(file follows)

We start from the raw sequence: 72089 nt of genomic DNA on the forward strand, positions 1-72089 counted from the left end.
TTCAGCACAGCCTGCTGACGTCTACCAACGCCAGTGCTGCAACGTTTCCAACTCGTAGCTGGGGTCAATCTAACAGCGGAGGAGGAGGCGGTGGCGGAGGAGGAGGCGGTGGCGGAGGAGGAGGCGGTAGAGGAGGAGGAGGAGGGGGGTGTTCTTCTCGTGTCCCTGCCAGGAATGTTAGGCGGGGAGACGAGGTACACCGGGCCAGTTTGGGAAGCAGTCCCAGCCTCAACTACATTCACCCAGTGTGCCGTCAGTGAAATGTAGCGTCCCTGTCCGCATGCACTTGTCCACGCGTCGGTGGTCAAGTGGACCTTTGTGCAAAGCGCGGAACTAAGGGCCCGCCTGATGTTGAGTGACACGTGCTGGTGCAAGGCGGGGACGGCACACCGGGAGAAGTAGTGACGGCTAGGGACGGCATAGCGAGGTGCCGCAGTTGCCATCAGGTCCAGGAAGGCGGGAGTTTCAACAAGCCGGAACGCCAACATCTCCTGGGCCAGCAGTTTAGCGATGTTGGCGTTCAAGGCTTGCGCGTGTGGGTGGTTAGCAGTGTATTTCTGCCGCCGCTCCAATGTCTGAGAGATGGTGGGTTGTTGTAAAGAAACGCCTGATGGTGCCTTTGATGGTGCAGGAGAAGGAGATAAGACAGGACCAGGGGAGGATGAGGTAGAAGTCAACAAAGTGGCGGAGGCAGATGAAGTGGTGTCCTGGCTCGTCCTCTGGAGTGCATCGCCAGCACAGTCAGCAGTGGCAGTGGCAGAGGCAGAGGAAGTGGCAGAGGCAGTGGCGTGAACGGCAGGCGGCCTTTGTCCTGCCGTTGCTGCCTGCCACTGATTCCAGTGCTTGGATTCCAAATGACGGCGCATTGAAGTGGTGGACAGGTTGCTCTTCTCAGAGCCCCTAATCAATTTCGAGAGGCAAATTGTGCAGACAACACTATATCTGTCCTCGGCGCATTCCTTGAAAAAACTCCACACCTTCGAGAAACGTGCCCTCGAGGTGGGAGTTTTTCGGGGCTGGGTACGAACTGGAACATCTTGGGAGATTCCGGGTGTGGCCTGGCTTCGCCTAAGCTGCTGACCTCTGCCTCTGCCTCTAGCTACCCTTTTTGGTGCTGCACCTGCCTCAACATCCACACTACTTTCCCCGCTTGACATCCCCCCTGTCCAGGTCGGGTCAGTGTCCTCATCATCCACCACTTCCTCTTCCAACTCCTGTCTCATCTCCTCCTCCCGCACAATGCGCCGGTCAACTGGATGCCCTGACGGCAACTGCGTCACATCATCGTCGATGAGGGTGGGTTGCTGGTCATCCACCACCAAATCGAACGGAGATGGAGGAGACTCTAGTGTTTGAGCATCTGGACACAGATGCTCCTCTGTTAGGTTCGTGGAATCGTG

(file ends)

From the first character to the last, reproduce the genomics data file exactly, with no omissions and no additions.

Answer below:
We start from the raw sequence: 72089 nt of genomic DNA on the forward strand, positions 1-72089 counted from the left end.
TTCAGCACAGCCTGCTGACGTCTACCAACGCCAGTGCTGCAACGTTTCCAACTCGTAGCTGGGGTCAATCTAACAGCGGAGGAGGAGGCGGTGGCGGAGGAGGAGGCGGTGGCGGAGGAGGAGGCGGTAGAGGAGGAGGAGGAGGGGGGTGTTCTTCTCGTGTCCCTGCCAGGAATGTTAGGCGGGGAGACGAGGTACACCGGGCCAGTTTGGGAAGCAGTCCCAGCCTCAACTACATTCACCCAGTGTGCCGTCAGTGAAATGTAGCGTCCCTGTCCGCATGCACTTGTCCACGCGTCGGTGGTCAAGTGGACCTTTGTGCAAAGCGCGGAACTAAGGGCCCGCCTGATGTTGAGTGACACGTGCTGGTGCAAGGCGGGGACGGCACACCGGGAGAAGTAGTGACGGCTAGGGACGGCATAGCGAGGTGCCGCAGTTGCCATCAGGTCCAGGAAGGCGGGAGTTTCAACAAGCCGGAACGCCAACATCTCCTGGGCCAGCAGTTTAGCGATGTTGGCGTTCAAGGCTTGCGCGTGTGGGTGGTTAGCAGTGTATTTCTGCCGCCGCTCCAATGTCTGAGAGATGGTGGGTTGTTGTAAAGAAACGCCTGATGGTGCCTTTGATGGTGCAGGAGAAGGAGATAAGACAGGACCAGGGGAGGATGAGGTAGAAGTCAACAAAGTGGCGGAGGCAGATGAAGTGGTGTCCTGGCTCGTCCTCTGGAGTGCATCGCCAGCACAGTCAGCAGTGGCAGTGGCAGAGGCAGAGGAAGTGGCAGAGGCAGTGGCGTGAACGGCAGGCGGCCTTTGTCCTGCCGTTGCTGCCTGCCACTGATTCCAGTGCTTGGATTCCAAATGACGGCGCATTGAAGTGGTGGACAGGTTGCTCTTCTCAGAGCCCCTAATCAATTTCGAGAGGCAAATTGTGCAGACAACACTATATCTGTCCTCGGCGCATTCCTTGAAAAAACTCCACACCTTCGAGAAACGTGCCCTCGAGGTGGGAGTTTTTCGGGGCTGGGTACGAACTGGAACATCTTGGGAGATTCCGGGTGTGGCCTGGCTTCGCCTAAGCTGCTGACCTCTGCCTCTGCCTCTAGCTACCCTTTTTGGTGCTGCACCTGCCTCAACATCCACACTACTTTCCCCGCTTGACATCCCCCCTGTCCAGGTCGGGTCAGTGTCCTCATCATCCACCACTTCCTCTTCCAACTCCTGTCTCATCTCCTCCTCCCGCACAATGCGCCGGTCAACTGGATGCCCTGACGGCAACTGCGTCACATCATCGTCGATGAGGGTGGGTTGCTGGTCATCCACCACCAAATCGAACGGAGATGGAGGAGACTCTAGTGTTTGAGCATCTGGACACAGATGCTCCTCTGTTAGGTTCGTGGAATCGTG